This option is very expensive (think $8000+), and requires fuel, so it is not the most popular.
Off grid, the septic system is the closest you’ll get to a normal toilet. It works the exact same way as a normal toilet, but instead of going into the mains sewage, it gets stored in a septic tank. This is the only option in this article that will also handle your greywater – for the rest you’ll need a separate solution for it.
Septic systems have two parts, a septic tank and a drainfield. The septic tank is watertight and collects the black water, separates solids and floating matter (like grease), and digests organic matter. The separated liquid then goes into the drainfield, where it is dispersed into soil or a reedbed which filters and treats it before it becomes groundwater.
These are a popular option off-grid, especially for more permanent and comfortable places, and is often required by banks/councils when they have a say. Like any plumbed appliance in the home, they'll draw power to run the water pump.
These do have their drawbacks, as they require the solids to be removed when they build up (usually after 3-5 years) and can occasionally overflow. Natural Flow is an alternative that works similarly to a septic system, but turns the solid waste into compost, cutting down on maintenance dramatically.
Things to consider:
How often will the toilet be used? Will it just be weekends (and not every weekend?), or everyday? How many people will be using it? The answers to these questions will determine what kind of toilet is most effective for you. The more usage a system gets, the more you will appreciate a more sophisticated solution.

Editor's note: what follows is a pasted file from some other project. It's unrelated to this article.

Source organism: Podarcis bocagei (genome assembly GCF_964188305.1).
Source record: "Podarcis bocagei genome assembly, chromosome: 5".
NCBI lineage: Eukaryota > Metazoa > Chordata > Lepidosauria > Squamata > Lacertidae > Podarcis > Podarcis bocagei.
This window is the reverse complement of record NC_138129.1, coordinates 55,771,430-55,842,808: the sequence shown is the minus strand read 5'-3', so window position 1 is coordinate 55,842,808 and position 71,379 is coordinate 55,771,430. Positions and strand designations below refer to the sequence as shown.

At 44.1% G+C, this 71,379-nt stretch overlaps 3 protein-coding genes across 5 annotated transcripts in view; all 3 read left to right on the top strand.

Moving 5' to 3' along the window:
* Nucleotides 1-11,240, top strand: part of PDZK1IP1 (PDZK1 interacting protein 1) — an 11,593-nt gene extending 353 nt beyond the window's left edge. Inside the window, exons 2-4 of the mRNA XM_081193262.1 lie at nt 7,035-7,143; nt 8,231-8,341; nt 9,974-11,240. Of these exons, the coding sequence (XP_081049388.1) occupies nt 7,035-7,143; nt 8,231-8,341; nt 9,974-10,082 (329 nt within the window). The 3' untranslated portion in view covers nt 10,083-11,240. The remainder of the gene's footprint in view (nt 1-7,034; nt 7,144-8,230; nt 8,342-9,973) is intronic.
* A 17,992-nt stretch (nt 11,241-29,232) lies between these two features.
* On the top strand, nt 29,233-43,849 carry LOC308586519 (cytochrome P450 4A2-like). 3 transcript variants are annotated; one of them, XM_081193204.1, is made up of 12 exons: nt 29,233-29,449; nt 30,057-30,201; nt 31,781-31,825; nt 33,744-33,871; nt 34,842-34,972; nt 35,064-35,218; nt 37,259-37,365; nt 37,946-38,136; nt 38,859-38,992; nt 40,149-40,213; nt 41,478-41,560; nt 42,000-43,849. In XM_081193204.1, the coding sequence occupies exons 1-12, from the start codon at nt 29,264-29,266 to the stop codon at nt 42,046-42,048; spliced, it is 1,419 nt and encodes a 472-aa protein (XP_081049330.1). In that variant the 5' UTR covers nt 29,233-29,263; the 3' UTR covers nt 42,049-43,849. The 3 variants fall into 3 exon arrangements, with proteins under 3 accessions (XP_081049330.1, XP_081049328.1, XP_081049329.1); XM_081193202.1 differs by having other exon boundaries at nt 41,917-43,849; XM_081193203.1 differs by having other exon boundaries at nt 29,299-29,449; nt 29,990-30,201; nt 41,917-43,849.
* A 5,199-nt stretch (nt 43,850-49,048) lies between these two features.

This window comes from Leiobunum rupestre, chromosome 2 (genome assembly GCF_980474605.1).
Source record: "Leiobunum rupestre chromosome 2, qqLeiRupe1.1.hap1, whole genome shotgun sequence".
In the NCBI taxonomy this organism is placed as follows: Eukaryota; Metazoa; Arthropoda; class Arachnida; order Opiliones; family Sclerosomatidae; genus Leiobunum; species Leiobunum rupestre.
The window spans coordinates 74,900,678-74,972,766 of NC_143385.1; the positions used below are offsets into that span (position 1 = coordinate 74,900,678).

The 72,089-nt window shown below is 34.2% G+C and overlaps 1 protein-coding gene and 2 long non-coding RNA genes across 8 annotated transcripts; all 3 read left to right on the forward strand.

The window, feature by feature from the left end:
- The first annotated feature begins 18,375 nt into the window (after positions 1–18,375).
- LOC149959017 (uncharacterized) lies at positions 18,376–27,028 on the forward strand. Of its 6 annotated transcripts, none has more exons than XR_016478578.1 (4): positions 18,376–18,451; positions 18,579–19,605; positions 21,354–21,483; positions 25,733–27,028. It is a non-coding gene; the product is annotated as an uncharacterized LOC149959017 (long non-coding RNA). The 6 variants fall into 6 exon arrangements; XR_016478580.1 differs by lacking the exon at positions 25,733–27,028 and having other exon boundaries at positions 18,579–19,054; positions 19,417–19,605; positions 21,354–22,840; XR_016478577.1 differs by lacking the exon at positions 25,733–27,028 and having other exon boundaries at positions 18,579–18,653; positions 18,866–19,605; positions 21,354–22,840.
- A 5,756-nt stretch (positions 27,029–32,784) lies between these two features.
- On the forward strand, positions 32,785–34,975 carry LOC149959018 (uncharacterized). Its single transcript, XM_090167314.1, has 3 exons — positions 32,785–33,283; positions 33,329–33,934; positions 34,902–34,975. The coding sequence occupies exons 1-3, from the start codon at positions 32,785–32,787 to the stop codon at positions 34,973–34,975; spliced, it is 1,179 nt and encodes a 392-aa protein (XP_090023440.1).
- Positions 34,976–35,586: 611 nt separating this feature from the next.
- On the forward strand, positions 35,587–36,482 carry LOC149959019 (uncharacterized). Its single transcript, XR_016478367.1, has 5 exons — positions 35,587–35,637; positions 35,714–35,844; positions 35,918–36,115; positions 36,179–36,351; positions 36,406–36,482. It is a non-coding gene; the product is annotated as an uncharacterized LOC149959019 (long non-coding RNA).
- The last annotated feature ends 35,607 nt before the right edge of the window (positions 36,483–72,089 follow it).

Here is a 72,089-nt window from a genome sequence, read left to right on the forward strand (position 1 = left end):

Bank, Council, and Insurance Requirements
Check what council regulations in your area apply to how you can manage waste. If you have a connection to a mains sewer, you're legally required to use it unless the building consent authority provides a waiver. If you need a loan or have insurance, the bank and insurance companies might have requirements you have to meet too. Usually a septic system is required, but many people make the case for a composting system.
How much maintenance are you willing to do? Do you want a set and forget system, or are you willing to put in a little work every few days? Will the amount of use it gets increase the maintenance past what you’re willing to do?
Septic systems are usually the most popular for full time use for families, as they are ‘flush and forget’, while compost toilets are popular when it’s one to two people, and the bucket and long drop are used a lot in part time situations.
There are plenty of great no-plumbing toilet options for off-gridders, as well plumbed options for anyone wanting to keep those modcons! The best off grid toilet option is whichever one works best with your usage plans, situational requirements, and maintenance abilities - hopefully this breakdown has made the right option clearer!